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|Metrix » Tuning|
The only reason Metrix would deselect a point in a regression (besides a point not being in the selected tuning period interval) would be if the degree days per day were below the degree days per day minimum or if there was missing weather data for given billing period.
Correlations between energy usage and degree days may be weaker in billing periods with few degree days. This occurs during the crossover months where other factors often have more of an influence on heating or cooling energy than weather--such as when the building engineers switch 2 pipe systems from summer to winter, some control strategies, etc.
There is another way to look at this. If you look at a kWh graph from the tuning screen where CDD was the x-axis, then look to the left (along the y-axis), there is probably a cluster of points there. These are the points that represent the baseload kWh (when no cooling was necessary). As shown below, some bills are higher, and some are lower than the regression's y-intercept due to fluctuations in baseload usage
Excluding these points in your regression is that these points will may improve your R2 value. Not only that, these data points will (unfairly) influence your selection of balance point temperature.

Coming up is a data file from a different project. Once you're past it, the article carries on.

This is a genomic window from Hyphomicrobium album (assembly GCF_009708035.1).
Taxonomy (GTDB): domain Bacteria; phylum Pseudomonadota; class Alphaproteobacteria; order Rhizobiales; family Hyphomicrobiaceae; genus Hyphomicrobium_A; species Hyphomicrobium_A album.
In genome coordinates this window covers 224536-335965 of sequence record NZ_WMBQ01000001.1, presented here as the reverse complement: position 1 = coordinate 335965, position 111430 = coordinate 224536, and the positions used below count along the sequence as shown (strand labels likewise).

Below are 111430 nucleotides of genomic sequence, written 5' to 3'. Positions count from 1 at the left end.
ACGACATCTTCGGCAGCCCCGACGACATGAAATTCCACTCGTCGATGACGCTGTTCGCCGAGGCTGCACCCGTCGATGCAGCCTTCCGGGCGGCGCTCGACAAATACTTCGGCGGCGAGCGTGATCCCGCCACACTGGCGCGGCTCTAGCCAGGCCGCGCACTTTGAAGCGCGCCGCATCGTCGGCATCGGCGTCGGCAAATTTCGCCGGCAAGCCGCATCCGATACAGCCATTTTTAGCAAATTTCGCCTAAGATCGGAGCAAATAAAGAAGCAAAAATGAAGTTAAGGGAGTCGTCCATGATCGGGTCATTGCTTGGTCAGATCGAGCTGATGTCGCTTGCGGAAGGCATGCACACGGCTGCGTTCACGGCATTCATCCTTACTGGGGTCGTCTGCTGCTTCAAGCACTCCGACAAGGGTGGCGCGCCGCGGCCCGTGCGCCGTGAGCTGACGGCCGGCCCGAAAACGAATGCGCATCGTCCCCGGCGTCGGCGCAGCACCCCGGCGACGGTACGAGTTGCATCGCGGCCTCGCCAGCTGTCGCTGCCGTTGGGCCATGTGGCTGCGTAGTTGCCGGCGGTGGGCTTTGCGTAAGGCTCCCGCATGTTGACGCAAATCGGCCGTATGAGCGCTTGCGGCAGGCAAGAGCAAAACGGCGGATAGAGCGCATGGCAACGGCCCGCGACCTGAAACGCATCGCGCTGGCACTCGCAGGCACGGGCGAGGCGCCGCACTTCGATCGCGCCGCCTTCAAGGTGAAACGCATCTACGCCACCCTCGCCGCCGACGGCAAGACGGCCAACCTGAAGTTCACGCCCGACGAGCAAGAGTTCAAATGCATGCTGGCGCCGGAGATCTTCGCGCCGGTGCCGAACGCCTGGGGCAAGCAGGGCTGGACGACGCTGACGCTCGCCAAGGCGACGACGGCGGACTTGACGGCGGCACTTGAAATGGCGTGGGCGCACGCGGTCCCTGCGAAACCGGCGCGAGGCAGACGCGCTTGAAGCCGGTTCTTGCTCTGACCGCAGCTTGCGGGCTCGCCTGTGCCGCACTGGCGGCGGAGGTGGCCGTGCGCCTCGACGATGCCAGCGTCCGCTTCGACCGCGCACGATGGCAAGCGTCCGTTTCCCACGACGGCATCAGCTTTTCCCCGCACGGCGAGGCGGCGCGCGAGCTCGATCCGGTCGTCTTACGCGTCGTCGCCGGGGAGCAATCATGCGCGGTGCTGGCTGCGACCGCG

If you play with the min degree days per day values, you should notice that the largest effect takes place around zero. If you enter zero, then you are including all of those baseload days and their non-weather affected fluctuations. It is best to select a number greater than zero, for example 1. At present, no studies exist which show what number is best. The Metrix default of 2.0 was chosen from our experience, however, you should feel free to select other numbers.
If your concern is to keep as many points in the regression as possible, but still have a good regression, we suggest you pick 1 for min degree day per day. However, selecting more points close to the y-intercept doesn't really enhance the statistical accuracy of the correlation much. What is important isn't so much number of points in the regression, but number of points in the higher DD regions.
Three points on a line can give you an R2 of 1.0, however if all three points were close to the origin, you cannot be sure that the correlation will be a good predictor of energy usage far from the origin (in the high DD region). If you have a regression with 12 points and only 1 or 2 are in the higher DD region and the rest are clustered by the origin, then you should wonder about how well your correlation will predict future usage.
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